The Amending Act and Regulations

In keeping with the decision of the Court of Appeal, section 137B(1) states that a by-law or a decision by an Owners Corporation under a by-law is to have no effect to the extent that it would ‘unreasonably’ prohibit the keeping of an animal. Subsection (2) further clarifies that it is ‘reasonable’ to keep an animal on a lot unless the keeping of the animal interferes with another occupant’s use and enjoyment of the occupant’s lot or the common property. The text in section 137B is consistent with the language of part 8 of the Management Act, which imposes other obligations on owners and occupiers.

Importantly, the Strata Schemes Management Amendment (Pets) Regulation 2021 (NSW) (Regulations), which commenced alongside the Amending Act, sets out various circumstances which constitute unreasonable interference of another occupant’s use and enjoyment of their lot or common property. Clause 36A of the Regulations states these circumstances include:

  • the animal makes a noise that persistently occurs to the degree that the noise unreasonably interferes with the peace, comfort or convenience of another occupant;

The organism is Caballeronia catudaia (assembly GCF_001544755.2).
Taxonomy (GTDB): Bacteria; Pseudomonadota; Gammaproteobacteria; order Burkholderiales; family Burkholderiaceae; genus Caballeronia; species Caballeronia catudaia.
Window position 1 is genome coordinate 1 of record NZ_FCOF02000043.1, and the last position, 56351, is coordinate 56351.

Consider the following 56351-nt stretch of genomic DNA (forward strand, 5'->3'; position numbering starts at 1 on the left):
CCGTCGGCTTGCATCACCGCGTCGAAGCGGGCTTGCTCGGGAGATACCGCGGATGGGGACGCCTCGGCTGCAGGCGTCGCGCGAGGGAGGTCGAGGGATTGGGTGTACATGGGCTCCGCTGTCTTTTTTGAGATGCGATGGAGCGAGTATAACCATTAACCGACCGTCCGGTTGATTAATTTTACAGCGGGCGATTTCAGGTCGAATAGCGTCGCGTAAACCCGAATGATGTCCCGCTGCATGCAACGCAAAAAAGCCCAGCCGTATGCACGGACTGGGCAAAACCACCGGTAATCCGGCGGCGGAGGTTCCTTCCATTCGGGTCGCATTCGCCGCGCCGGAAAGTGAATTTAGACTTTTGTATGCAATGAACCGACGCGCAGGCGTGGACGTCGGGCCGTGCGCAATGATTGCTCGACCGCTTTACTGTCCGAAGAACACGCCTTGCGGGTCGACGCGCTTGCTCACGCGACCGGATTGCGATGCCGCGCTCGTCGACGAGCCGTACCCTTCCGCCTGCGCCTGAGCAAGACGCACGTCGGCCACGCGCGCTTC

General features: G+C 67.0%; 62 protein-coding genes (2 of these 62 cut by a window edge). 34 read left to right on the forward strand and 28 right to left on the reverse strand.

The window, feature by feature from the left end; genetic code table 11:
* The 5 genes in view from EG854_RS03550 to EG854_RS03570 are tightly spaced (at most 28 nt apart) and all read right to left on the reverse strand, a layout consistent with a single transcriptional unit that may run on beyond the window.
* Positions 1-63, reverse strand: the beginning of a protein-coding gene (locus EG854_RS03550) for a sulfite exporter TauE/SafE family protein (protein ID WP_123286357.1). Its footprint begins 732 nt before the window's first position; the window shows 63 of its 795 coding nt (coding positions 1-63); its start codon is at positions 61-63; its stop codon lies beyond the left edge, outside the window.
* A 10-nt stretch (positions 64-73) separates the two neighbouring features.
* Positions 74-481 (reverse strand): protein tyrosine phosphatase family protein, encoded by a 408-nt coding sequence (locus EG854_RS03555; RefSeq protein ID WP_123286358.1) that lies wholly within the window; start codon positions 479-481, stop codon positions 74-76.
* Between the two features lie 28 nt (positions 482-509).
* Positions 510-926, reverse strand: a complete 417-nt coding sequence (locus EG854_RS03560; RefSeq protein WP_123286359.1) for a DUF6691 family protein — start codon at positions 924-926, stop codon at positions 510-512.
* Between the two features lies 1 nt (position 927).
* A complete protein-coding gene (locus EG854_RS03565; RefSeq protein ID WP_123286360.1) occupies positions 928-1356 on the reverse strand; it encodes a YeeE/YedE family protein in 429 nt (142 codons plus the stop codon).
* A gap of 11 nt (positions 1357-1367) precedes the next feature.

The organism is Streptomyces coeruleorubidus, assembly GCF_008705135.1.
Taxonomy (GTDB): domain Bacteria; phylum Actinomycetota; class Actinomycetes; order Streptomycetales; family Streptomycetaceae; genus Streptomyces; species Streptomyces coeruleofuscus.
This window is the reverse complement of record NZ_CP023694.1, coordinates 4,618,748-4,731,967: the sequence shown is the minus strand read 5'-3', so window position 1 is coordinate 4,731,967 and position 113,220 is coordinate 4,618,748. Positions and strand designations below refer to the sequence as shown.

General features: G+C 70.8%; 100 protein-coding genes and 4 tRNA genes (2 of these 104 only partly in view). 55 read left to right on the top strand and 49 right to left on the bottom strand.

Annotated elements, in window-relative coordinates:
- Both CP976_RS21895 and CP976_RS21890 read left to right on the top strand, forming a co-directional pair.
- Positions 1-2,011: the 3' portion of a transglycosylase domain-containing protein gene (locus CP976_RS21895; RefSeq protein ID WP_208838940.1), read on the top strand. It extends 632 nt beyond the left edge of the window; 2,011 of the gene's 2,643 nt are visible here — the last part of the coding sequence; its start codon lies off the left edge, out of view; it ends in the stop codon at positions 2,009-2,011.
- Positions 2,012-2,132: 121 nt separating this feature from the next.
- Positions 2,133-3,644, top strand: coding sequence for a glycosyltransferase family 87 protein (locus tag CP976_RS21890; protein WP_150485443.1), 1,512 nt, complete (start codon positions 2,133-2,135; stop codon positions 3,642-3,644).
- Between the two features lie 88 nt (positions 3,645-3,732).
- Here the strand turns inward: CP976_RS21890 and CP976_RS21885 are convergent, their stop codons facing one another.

• the animal repeatedly runs at or chases another occupant, a visitor of another occupant or an animal kept by another occupant;
  • the animal attacks or otherwise menaces another occupant, a visitor of another occupant or an animal kept by another occupant;
  • the animal repeatedly causes damage to the common property or another lot;
  • the animal endangers the health of another occupant through infection or infestation;
  • the animal causes a persistent offensive odour that penetrates another lot or the common property;
  • for a cat kept on a lot – the owner of the animal fails to comply with an order that is in force under section 31 of the Companion Animals Act 1998; or